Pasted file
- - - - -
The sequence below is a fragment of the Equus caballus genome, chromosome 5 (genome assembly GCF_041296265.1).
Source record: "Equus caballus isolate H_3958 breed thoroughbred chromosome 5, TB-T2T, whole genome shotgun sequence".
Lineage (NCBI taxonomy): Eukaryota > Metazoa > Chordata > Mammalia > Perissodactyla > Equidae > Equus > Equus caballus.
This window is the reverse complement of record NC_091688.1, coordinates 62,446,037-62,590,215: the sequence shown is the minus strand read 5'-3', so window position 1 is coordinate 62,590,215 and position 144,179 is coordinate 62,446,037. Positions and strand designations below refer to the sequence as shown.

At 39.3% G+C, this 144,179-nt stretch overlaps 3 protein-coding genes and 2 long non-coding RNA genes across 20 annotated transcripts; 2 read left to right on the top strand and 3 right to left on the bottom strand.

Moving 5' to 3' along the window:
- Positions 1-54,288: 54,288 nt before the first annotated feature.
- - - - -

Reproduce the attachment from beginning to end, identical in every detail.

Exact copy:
The sequence below is a fragment of the Equus caballus genome, chromosome 5 (genome assembly GCF_041296265.1).
Source record: "Equus caballus isolate H_3958 breed thoroughbred chromosome 5, TB-T2T, whole genome shotgun sequence".
Lineage (NCBI taxonomy): Eukaryota > Metazoa > Chordata > Mammalia > Perissodactyla > Equidae > Equus > Equus caballus.
This window is the reverse complement of record NC_091688.1, coordinates 62,446,037-62,590,215: the sequence shown is the minus strand read 5'-3', so window position 1 is coordinate 62,590,215 and position 144,179 is coordinate 62,446,037. Positions and strand designations below refer to the sequence as shown.

At 39.3% G+C, this 144,179-nt stretch overlaps 3 protein-coding genes and 2 long non-coding RNA genes across 20 annotated transcripts; 2 read left to right on the top strand and 3 right to left on the bottom strand.

Moving 5' to 3' along the window:
- Positions 1-54,288: 54,288 nt before the first annotated feature.